Tips for Canadians travelling to the US for an extended stay

What you need to know if you’re planning a long-term stay down south.

Let’s face it, winter in Canada is just not a lot of fun. No wonder so many people like to escape for a few months (or longer). If you’re thinking of heading south with the rest of the snowbirds, here are some tips to help ensure a sunny time.

Finding a place to stay

What’s your preferred accommodation? Are you looking for an apartment, house or villa? Travelling with pets? Whatever your specific needs, your search will probably start online. You can also ask friends and family for recommendations. First-hand accounts from a trusted source can save you hours of effort.

The following guidelines may help you find your perfect long-term getaway faster.

Set a budget. Unless you have unlimited funds (and not many of us do), the first step to narrow down your choices is to decide how much you can afford to spend. Rental rates in the southern U.S. can run anywhere from US$1,000 to US$6,000 a month in peak snowbird season (January through March). If your budget is tight, November, December and April may be less expensive.

Set your priorities. Sometimes it’s just not possible to find the perfect spot. Think about what tradeoffs you’d be willing to make. For example, would you be willing to walk a few blocks to the beach if the place had a pool? Or if it was way cheaper?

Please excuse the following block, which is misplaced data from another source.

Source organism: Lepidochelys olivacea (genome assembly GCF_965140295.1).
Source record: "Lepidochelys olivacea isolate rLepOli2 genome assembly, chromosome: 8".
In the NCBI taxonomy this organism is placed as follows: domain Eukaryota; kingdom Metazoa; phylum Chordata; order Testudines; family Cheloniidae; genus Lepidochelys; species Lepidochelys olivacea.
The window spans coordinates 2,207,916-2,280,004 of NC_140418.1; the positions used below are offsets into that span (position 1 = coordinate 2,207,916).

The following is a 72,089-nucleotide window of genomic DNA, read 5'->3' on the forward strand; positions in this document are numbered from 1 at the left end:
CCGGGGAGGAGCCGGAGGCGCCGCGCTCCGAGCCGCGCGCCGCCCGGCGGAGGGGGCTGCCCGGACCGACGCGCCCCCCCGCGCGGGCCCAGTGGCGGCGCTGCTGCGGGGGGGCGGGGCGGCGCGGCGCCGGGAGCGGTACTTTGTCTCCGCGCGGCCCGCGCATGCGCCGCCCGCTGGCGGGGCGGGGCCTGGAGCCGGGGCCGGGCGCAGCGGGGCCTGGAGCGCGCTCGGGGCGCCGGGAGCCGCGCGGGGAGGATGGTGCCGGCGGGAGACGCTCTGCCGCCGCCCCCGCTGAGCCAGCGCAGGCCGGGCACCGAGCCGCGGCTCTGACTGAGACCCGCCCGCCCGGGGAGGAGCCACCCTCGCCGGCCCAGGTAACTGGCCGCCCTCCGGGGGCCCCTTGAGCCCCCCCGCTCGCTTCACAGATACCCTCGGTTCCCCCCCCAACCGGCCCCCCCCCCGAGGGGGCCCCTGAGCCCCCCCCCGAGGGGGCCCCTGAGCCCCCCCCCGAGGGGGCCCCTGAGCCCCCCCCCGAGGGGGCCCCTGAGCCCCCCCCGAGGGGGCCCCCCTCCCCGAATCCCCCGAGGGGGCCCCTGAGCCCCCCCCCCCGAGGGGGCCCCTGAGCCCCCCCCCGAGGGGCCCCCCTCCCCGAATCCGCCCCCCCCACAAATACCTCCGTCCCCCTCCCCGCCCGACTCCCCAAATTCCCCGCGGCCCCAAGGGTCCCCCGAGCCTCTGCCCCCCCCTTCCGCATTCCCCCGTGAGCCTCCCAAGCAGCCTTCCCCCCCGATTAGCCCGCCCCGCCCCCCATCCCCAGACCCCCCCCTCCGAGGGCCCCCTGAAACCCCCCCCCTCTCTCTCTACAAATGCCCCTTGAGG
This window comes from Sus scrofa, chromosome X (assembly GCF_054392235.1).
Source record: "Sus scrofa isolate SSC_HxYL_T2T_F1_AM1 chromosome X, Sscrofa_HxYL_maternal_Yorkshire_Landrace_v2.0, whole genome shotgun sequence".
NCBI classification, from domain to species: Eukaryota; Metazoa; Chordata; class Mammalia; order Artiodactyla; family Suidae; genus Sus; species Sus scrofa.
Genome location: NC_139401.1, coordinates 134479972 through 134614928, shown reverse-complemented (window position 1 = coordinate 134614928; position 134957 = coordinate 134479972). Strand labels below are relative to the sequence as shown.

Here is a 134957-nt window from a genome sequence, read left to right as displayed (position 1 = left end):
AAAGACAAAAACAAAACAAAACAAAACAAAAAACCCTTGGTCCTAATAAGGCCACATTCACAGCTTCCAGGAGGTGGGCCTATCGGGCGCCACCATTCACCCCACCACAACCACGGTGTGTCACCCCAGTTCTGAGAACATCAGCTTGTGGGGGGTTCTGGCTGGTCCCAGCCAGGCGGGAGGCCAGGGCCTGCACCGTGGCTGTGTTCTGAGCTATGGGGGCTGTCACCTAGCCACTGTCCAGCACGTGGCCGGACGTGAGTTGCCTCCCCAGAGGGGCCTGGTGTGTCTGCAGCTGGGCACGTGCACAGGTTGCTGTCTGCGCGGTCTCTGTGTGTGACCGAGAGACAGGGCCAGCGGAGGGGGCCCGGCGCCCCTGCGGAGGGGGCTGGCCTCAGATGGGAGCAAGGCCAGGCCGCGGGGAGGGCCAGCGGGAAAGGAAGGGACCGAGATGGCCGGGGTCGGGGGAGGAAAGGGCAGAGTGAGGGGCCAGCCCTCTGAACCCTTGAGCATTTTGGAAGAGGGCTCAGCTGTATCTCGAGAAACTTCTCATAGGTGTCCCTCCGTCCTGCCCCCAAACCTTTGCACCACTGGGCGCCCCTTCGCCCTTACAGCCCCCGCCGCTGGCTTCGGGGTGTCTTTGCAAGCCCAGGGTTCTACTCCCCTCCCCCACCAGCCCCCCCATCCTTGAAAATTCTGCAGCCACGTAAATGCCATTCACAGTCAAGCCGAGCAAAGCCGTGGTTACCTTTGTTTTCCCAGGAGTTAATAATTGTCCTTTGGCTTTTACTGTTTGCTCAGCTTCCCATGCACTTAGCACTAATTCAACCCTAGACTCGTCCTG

Negotiate for longer stay discounts. The rates you see posted are not carved in stone, so feel free to bargain. Maybe you can get a discount if you’re staying longer than three months or if you pay in full in advance.

Think outside the ordinary. Apartments and condos are the most common types of accommodation offered for rent, but there are all kinds of other options, including mobile-home parks and RVs.

Venture off the beaten path. Florida is the most popular US snowbird destination, but Texas, Nevada and New Mexico also offer winter warmth. And if you live in Vancouver, the swaying palm trees of Hawaii are only about six hours away. Don’t forget about the rest of the world, too. Mexico, Central America and Southern Europe offer beautiful weather and surroundings.

Get it in writing. Regardless of what you choose, get a rental agreement and read it carefully. It should specify the dates you’ve agreed to, the price, the deposit and what happens if you need to cancel. If anything seems out of the ordinary, consult a lawyer before you sign.

Beware of scams. Fraudsters have been known to post misleading photos online or even offer properties for rent that they don’t own. Always ask for references (and follow up on them) and check online reviews. Never provide your personal banking or credit card information in an email and never send cash.